By Dan O'Brien
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Extra info for Eminent domain, Edition: 1st
It could not move against the force of the tide. Jarret tried to measure their movement against the shore. But nothing moved except the water below them. He felt stationary in a flowing world. He felt invisible. But they were not stationary. The wind was across their beam, hitting them broadside, driving them out into the frigid water of Cook Inlet. There was nothing to do except hold their course for home and be taken out further from shore. The waves from the tide and the wind quartered against the wooden hull of the old boat, and with every impact water squirted from the nail holes on the right side of the boat.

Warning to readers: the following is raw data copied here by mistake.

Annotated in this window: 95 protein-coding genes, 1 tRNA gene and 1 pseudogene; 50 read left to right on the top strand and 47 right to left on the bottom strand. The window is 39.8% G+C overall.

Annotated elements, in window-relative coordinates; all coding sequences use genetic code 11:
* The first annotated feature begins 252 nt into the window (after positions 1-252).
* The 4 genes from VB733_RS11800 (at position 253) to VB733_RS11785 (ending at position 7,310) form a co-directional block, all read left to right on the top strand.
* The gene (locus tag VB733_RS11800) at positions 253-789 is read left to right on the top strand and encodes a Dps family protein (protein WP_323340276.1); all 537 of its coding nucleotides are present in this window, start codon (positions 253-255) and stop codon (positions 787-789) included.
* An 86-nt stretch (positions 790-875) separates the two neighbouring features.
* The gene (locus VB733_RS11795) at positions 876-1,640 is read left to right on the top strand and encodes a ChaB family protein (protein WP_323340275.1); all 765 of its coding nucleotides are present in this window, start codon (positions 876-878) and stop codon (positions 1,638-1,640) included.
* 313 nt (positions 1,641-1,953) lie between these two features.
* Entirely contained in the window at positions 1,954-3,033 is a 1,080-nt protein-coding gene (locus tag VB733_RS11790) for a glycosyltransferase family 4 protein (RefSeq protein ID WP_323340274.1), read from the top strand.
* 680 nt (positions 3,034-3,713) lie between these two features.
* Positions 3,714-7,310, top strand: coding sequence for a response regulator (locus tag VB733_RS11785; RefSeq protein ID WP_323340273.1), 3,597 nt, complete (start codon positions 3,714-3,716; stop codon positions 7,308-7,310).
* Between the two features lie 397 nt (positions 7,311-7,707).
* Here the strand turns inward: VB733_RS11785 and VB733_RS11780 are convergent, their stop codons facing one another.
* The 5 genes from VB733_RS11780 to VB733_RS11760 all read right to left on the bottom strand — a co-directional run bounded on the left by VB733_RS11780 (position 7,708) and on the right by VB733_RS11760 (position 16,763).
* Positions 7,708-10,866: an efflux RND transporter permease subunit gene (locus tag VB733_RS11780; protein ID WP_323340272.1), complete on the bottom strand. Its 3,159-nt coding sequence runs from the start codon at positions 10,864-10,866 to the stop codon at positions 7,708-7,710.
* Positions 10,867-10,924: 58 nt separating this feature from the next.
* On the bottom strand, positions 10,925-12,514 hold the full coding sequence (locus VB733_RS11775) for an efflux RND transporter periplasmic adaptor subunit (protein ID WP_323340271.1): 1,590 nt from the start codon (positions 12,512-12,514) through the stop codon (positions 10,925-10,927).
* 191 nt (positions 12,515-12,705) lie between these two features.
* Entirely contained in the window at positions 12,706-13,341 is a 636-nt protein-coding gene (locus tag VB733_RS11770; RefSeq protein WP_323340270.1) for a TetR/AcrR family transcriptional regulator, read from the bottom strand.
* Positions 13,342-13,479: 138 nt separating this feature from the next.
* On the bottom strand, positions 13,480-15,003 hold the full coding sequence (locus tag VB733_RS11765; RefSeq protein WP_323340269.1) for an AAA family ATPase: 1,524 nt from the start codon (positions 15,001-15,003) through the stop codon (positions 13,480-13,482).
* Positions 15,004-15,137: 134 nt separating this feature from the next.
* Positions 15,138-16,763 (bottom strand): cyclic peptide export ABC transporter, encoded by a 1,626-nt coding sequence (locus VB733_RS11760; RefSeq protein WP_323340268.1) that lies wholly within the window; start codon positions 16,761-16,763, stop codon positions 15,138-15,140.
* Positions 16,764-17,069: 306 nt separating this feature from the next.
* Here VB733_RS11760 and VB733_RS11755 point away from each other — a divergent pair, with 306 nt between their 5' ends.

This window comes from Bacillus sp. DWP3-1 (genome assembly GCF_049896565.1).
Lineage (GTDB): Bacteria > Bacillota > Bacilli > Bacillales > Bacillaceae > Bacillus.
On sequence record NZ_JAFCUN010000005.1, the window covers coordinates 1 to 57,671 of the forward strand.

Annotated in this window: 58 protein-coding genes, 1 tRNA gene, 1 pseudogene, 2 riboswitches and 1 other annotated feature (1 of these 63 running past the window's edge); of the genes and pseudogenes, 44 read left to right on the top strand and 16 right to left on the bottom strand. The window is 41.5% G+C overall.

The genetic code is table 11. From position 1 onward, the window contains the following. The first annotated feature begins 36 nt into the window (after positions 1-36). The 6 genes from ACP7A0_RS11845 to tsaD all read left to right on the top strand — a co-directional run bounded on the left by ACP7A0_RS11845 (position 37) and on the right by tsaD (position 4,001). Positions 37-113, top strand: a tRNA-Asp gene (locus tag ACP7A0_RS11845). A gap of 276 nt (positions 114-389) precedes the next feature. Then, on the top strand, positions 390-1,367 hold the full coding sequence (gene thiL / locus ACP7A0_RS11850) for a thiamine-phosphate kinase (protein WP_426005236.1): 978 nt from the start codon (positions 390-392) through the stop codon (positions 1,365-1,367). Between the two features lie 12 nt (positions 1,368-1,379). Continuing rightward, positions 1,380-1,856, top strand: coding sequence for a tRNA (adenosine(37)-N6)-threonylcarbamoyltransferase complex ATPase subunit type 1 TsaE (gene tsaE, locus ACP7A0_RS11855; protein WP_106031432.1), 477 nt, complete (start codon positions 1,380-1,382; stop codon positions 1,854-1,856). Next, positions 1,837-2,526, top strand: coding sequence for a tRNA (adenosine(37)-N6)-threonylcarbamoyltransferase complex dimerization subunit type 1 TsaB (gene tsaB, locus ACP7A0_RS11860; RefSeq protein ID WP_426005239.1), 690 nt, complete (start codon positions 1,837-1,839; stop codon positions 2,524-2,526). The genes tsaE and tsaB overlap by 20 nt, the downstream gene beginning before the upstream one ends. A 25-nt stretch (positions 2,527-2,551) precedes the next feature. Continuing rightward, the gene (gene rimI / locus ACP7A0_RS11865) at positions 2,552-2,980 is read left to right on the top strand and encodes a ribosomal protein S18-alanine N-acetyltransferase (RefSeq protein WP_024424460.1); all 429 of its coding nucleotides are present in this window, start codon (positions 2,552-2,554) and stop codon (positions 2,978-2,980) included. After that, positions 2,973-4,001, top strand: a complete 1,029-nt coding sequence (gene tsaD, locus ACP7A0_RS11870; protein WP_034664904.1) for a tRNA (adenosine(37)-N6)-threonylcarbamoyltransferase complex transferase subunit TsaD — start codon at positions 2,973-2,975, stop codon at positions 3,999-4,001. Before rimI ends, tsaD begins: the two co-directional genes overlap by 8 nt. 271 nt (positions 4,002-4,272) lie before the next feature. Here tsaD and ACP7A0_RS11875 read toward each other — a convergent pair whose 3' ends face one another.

The river, at its mouth, was a full mile wide. It churned and eddied in a thousand separate rivers, and when Jarret put his hand into the water he could feel the glacier that it had been only days before. "According to the Indian, the seals should be around here," said Bob as he steered carefully toward where the river narrowed and deepened. Now Bob is moving around the bar. Jarret notices the big man with the ALASKA cap watching him. Bob is laughing loudly and spilling his drink as he talks to two drillers.
I've never known enough about her to sort the good from the bad. The only concrete thing I ever knew about my mother is that she lived in North Dakota. Once, not long after she left, I found a map and located North Dakota. I was too young and my eyes fixed on the town of Fargo, a spot on the map far from my dad and me. We lived on the outskirts of Hector, Minnesota. My friends at school wondered what it was like to live without a mother. They wanted it to be bad. But it wasn't. My dad and I had everything we needed.